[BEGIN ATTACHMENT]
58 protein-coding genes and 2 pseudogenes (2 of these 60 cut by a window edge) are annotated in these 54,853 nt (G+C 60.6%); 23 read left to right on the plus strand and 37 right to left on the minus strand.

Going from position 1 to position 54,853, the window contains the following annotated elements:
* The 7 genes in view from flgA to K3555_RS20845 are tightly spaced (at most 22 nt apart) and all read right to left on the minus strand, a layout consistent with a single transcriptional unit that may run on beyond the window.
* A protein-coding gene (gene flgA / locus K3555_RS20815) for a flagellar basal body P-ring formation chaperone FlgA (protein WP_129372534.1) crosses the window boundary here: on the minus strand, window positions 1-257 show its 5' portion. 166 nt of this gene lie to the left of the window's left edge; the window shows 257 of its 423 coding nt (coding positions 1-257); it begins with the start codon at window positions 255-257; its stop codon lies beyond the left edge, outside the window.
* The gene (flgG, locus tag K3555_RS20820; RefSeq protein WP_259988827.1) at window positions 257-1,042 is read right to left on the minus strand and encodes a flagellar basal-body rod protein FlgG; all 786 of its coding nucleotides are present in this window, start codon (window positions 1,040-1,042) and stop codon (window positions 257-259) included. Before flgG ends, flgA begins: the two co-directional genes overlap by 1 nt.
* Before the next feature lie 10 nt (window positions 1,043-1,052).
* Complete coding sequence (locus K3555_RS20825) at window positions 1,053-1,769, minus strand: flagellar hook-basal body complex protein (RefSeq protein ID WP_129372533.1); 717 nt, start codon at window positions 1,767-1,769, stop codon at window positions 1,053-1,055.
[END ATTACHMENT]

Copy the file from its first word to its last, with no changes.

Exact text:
58 protein-coding genes and 2 pseudogenes (2 of these 60 cut by a window edge) are annotated in these 54,853 nt (G+C 60.6%); 23 read left to right on the plus strand and 37 right to left on the minus strand.

Going from position 1 to position 54,853, the window contains the following annotated elements:
* The 7 genes in view from flgA to K3555_RS20845 are tightly spaced (at most 22 nt apart) and all read right to left on the minus strand, a layout consistent with a single transcriptional unit that may run on beyond the window.
* A protein-coding gene (gene flgA / locus K3555_RS20815) for a flagellar basal body P-ring formation chaperone FlgA (protein WP_129372534.1) crosses the window boundary here: on the minus strand, window positions 1-257 show its 5' portion. 166 nt of this gene lie to the left of the window's left edge; the window shows 257 of its 423 coding nt (coding positions 1-257); it begins with the start codon at window positions 255-257; its stop codon lies beyond the left edge, outside the window.
* The gene (flgG, locus tag K3555_RS20820; RefSeq protein WP_259988827.1) at window positions 257-1,042 is read right to left on the minus strand and encodes a flagellar basal-body rod protein FlgG; all 786 of its coding nucleotides are present in this window, start codon (window positions 1,040-1,042) and stop codon (window positions 257-259) included. Before flgG ends, flgA begins: the two co-directional genes overlap by 1 nt.
* Before the next feature lie 10 nt (window positions 1,043-1,052).
* Complete coding sequence (locus K3555_RS20825) at window positions 1,053-1,769, minus strand: flagellar hook-basal body complex protein (RefSeq protein ID WP_129372533.1); 717 nt, start codon at window positions 1,767-1,769, stop codon at window positions 1,053-1,055.